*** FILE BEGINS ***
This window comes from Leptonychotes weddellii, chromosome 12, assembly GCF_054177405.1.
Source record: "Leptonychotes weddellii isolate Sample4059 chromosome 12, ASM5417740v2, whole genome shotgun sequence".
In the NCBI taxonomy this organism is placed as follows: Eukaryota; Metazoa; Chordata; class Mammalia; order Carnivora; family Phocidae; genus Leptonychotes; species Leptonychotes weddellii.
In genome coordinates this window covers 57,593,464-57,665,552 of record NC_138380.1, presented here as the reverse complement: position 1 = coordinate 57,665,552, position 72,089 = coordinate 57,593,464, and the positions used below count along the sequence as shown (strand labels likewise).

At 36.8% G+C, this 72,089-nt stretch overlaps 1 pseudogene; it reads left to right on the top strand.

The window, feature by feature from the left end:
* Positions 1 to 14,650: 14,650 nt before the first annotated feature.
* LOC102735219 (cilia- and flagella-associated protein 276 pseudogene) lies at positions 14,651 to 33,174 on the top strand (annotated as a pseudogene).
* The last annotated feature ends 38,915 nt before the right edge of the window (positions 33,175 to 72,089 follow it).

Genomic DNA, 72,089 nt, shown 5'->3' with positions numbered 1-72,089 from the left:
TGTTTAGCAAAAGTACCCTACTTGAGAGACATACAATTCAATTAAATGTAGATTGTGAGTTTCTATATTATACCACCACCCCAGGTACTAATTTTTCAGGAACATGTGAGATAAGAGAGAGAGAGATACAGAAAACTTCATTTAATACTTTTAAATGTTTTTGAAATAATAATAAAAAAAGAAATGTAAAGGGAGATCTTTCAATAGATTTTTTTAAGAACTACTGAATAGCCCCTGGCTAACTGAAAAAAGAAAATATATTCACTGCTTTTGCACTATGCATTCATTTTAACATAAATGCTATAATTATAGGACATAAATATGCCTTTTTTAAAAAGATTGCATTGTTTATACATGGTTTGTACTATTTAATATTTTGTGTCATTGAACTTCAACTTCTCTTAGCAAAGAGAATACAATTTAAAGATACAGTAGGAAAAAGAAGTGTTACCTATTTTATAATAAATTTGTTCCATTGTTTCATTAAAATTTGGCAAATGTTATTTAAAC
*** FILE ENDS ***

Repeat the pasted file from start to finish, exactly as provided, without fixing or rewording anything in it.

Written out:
This window comes from Leptonychotes weddellii, chromosome 12, assembly GCF_054177405.1.
Source record: "Leptonychotes weddellii isolate Sample4059 chromosome 12, ASM5417740v2, whole genome shotgun sequence".
In the NCBI taxonomy this organism is placed as follows: Eukaryota; Metazoa; Chordata; class Mammalia; order Carnivora; family Phocidae; genus Leptonychotes; species Leptonychotes weddellii.
In genome coordinates this window covers 57,593,464-57,665,552 of record NC_138380.1, presented here as the reverse complement: position 1 = coordinate 57,665,552, position 72,089 = coordinate 57,593,464, and the positions used below count along the sequence as shown (strand labels likewise).

At 36.8% G+C, this 72,089-nt stretch overlaps 1 pseudogene; it reads left to right on the top strand.

The window, feature by feature from the left end:
* Positions 1 to 14,650: 14,650 nt before the first annotated feature.
* LOC102735219 (cilia- and flagella-associated protein 276 pseudogene) lies at positions 14,651 to 33,174 on the top strand (annotated as a pseudogene).
* The last annotated feature ends 38,915 nt before the right edge of the window (positions 33,175 to 72,089 follow it).

Genomic DNA, 72,089 nt, shown 5'->3' with positions numbered 1-72,089 from the left:
TGTTTAGCAAAAGTACCCTACTTGAGAGACATACAATTCAATTAAATGTAGATTGTGAGTTTCTATATTATACCACCACCCCAGGTACTAATTTTTCAGGAACATGTGAGATAAGAGAGAGAGAGATACAGAAAACTTCATTTAATACTTTTAAATGTTTTTGAAATAATAATAAAAAAAGAAATGTAAAGGGAGATCTTTCAATAGATTTTTTTAAGAACTACTGAATAGCCCCTGGCTAACTGAAAAAAGAAAATATATTCACTGCTTTTGCACTATGCATTCATTTTAACATAAATGCTATAATTATAGGACATAAATATGCCTTTTTTAAAAAGATTGCATTGTTTATACATGGTTTGTACTATTTAATATTTTGTGTCATTGAACTTCAACTTCTCTTAGCAAAGAGAATACAATTTAAAGATACAGTAGGAAAAAGAAGTGTTACCTATTTTATAATAAATTTGTTCCATTGTTTCATTAAAATTTGGCAAATGTTATTTAAAC